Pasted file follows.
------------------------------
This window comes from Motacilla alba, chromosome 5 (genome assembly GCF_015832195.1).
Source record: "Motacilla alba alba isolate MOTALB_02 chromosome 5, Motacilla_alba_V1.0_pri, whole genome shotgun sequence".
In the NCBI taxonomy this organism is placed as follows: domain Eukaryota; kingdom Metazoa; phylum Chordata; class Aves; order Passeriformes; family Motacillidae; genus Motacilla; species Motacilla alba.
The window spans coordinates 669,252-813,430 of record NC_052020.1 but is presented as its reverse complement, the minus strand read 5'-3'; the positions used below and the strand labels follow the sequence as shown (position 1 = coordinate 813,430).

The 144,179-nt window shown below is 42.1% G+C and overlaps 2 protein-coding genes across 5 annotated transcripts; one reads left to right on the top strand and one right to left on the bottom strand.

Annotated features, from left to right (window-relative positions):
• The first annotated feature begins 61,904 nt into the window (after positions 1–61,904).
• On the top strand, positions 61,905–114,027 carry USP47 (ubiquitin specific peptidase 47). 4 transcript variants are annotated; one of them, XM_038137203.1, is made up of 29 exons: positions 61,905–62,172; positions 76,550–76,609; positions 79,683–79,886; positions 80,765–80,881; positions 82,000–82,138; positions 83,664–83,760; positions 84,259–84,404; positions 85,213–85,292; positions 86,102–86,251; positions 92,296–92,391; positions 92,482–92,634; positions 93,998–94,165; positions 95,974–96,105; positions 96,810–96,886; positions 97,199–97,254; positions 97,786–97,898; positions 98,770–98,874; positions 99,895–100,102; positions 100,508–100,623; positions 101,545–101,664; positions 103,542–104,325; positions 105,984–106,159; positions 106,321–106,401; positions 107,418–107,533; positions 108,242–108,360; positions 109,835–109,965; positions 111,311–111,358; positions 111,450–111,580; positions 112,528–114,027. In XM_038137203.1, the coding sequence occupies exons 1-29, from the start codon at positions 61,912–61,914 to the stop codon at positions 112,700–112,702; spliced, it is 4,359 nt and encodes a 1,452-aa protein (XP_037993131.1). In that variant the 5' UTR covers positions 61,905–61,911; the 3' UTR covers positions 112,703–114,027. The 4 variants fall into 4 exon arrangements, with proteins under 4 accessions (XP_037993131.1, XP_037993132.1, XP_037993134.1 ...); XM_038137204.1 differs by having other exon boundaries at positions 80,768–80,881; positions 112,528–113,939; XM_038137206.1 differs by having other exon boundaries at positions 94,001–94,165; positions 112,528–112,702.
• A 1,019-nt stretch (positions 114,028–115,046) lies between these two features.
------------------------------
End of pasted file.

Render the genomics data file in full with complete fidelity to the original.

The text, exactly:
This window comes from Motacilla alba, chromosome 5 (genome assembly GCF_015832195.1).
Source record: "Motacilla alba alba isolate MOTALB_02 chromosome 5, Motacilla_alba_V1.0_pri, whole genome shotgun sequence".
In the NCBI taxonomy this organism is placed as follows: domain Eukaryota; kingdom Metazoa; phylum Chordata; class Aves; order Passeriformes; family Motacillidae; genus Motacilla; species Motacilla alba.
The window spans coordinates 669,252-813,430 of record NC_052020.1 but is presented as its reverse complement, the minus strand read 5'-3'; the positions used below and the strand labels follow the sequence as shown (position 1 = coordinate 813,430).

The 144,179-nt window shown below is 42.1% G+C and overlaps 2 protein-coding genes across 5 annotated transcripts; one reads left to right on the top strand and one right to left on the bottom strand.

Annotated features, from left to right (window-relative positions):
• The first annotated feature begins 61,904 nt into the window (after positions 1–61,904).
• On the top strand, positions 61,905–114,027 carry USP47 (ubiquitin specific peptidase 47). 4 transcript variants are annotated; one of them, XM_038137203.1, is made up of 29 exons: positions 61,905–62,172; positions 76,550–76,609; positions 79,683–79,886; positions 80,765–80,881; positions 82,000–82,138; positions 83,664–83,760; positions 84,259–84,404; positions 85,213–85,292; positions 86,102–86,251; positions 92,296–92,391; positions 92,482–92,634; positions 93,998–94,165; positions 95,974–96,105; positions 96,810–96,886; positions 97,199–97,254; positions 97,786–97,898; positions 98,770–98,874; positions 99,895–100,102; positions 100,508–100,623; positions 101,545–101,664; positions 103,542–104,325; positions 105,984–106,159; positions 106,321–106,401; positions 107,418–107,533; positions 108,242–108,360; positions 109,835–109,965; positions 111,311–111,358; positions 111,450–111,580; positions 112,528–114,027. In XM_038137203.1, the coding sequence occupies exons 1-29, from the start codon at positions 61,912–61,914 to the stop codon at positions 112,700–112,702; spliced, it is 4,359 nt and encodes a 1,452-aa protein (XP_037993131.1). In that variant the 5' UTR covers positions 61,905–61,911; the 3' UTR covers positions 112,703–114,027. The 4 variants fall into 4 exon arrangements, with proteins under 4 accessions (XP_037993131.1, XP_037993132.1, XP_037993134.1 ...); XM_038137204.1 differs by having other exon boundaries at positions 80,768–80,881; positions 112,528–113,939; XM_038137206.1 differs by having other exon boundaries at positions 94,001–94,165; positions 112,528–112,702.
• A 1,019-nt stretch (positions 114,028–115,046) lies between these two features.